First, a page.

The flip side of the more fluid suspension is that the Pivot Switchblade also feels more planted, composed and stable on the descents than a long-legged XC machine. You don’t get that jittery lack of traction that a lot of pedal focused trail bikes have either, and it’s easy to push into the suspension to load the tyres for grip or to pick the bike up and change line at a moment’s notice.
The Switchblade has limitations though. The head angle is quite a bit steeper than the benchmark Specialized Stumpy Evo that won our Trail Bike of the Year test, so I’d like to see a genuinely low/slack geometry setting on the Switchblade for riders that don’t want stacks of travel, but still want to ride fast, furious trails that require a little more stability to really open it up.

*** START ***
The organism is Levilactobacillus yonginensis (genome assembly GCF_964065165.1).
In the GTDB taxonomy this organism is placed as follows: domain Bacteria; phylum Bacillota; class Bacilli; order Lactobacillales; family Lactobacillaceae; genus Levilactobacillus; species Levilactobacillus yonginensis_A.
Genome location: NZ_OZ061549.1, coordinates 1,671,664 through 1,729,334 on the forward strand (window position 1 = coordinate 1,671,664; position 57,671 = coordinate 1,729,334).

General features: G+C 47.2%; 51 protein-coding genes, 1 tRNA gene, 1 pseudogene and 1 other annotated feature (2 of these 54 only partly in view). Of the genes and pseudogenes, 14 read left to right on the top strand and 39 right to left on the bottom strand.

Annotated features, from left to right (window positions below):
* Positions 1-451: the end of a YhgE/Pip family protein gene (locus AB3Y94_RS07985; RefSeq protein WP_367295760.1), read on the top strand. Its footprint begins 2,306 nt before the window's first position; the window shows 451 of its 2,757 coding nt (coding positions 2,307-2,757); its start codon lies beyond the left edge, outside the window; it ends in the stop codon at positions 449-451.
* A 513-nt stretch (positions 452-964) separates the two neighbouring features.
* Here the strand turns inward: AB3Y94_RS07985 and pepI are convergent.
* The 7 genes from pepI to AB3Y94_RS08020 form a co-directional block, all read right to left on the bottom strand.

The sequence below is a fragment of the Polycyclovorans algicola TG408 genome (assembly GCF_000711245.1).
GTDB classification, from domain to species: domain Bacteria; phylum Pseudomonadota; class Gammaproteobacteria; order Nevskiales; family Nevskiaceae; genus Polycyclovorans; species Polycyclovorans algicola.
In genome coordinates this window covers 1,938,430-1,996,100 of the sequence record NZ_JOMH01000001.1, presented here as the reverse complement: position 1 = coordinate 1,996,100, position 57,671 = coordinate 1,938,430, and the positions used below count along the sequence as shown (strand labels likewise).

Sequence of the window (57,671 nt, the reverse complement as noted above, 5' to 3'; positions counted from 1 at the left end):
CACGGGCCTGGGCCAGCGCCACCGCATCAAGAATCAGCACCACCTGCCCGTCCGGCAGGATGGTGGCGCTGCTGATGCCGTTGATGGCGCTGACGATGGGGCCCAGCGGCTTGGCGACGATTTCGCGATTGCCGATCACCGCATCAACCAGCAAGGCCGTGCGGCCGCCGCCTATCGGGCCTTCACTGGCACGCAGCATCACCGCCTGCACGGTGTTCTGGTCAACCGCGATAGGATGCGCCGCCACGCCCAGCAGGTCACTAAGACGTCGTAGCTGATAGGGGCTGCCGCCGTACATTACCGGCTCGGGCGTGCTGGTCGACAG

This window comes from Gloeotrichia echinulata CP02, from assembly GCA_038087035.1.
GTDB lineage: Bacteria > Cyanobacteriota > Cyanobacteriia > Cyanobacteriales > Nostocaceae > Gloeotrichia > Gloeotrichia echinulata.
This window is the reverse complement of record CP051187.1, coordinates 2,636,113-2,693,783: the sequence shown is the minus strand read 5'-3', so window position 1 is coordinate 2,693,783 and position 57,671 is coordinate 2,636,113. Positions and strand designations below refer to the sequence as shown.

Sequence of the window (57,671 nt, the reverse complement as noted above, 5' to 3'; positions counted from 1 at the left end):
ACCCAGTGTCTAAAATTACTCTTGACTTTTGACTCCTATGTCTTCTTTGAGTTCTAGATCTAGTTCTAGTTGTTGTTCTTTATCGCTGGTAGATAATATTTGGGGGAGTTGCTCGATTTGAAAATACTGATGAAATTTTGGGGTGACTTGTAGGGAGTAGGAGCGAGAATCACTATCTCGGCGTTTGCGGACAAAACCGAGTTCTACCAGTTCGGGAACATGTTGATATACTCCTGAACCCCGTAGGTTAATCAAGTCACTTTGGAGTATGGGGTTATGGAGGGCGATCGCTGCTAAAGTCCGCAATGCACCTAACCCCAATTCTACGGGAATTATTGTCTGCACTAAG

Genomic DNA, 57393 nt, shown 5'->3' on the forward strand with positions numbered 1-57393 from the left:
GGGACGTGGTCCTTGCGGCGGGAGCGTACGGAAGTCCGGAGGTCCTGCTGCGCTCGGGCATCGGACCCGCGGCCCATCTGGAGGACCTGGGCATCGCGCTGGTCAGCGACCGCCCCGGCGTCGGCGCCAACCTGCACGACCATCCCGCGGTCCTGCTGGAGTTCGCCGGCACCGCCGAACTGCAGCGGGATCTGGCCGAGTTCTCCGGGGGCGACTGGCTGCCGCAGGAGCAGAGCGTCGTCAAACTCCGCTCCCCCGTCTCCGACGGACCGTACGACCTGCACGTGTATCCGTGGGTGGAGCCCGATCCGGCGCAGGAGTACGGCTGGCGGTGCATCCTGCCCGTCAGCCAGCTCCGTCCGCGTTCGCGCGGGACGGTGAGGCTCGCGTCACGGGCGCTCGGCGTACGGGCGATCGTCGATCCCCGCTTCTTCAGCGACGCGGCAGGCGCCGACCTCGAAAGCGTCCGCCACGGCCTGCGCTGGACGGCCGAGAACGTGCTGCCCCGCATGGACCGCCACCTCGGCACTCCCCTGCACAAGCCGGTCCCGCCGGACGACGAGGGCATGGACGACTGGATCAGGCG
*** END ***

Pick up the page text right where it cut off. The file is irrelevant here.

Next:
David Brailsford, and Team Sky, popularised the idea of marginal gains in cycling. And while the latest Pivot Switchblade definitely sees marginal improvements, especially in frame sizing, it’s only marginally better than its predecessor. For Pivot fans, that could be enough to get them to part with their hard-earned cash. But in a world where great trail bikes are two a penny and most are currently discounted by percentage points that are anything but marginal, I would have liked Pivot to push the boundaries further on the latest Switchblade. An angle-adjust headset would probably have done it, while staying true to the adaptability of the Switchblade name.